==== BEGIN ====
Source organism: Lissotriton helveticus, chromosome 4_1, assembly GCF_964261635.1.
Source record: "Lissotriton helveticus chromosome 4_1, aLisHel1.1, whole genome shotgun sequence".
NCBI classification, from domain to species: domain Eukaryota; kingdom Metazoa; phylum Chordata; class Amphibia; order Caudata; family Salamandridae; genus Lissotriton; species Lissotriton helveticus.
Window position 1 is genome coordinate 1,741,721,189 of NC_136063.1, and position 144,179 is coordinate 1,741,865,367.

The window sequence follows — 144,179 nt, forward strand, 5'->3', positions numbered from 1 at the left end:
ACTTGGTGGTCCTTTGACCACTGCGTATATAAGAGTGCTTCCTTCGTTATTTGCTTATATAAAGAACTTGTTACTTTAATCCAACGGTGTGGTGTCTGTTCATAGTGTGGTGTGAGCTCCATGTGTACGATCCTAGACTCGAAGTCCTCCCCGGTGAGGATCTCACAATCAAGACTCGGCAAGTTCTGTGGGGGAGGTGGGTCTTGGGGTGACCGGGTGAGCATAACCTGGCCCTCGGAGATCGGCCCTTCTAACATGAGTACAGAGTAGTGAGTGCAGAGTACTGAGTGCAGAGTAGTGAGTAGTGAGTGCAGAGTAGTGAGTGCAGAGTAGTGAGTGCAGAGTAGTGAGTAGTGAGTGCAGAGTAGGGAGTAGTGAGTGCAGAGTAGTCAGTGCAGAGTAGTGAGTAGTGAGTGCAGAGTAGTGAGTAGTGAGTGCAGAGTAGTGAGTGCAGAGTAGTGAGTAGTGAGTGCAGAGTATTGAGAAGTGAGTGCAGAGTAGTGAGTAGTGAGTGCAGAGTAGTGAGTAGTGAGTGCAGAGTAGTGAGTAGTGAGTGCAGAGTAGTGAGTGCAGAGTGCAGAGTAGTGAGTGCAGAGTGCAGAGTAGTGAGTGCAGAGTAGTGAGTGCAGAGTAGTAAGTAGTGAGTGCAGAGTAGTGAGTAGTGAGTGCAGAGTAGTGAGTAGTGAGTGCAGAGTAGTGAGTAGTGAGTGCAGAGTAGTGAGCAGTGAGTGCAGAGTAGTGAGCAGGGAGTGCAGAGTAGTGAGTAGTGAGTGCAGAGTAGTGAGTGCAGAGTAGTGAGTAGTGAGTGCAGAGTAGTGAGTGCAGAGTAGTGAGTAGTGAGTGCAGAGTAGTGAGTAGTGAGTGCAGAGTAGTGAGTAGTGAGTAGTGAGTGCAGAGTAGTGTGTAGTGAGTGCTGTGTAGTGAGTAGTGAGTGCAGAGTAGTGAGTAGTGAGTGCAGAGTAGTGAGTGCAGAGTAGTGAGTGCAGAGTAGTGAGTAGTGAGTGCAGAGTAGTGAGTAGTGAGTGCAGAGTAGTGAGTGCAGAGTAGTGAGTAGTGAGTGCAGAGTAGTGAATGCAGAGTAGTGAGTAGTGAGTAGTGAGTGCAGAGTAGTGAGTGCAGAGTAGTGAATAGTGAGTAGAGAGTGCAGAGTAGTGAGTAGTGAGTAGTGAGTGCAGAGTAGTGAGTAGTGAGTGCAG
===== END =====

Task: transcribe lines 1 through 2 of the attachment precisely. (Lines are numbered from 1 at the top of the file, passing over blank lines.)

Source organism: Lissotriton helveticus, chromosome 4_1, assembly GCF_964261635.1.
Source record: "Lissotriton helveticus chromosome 4_1, aLisHel1.1, whole genome shotgun sequence".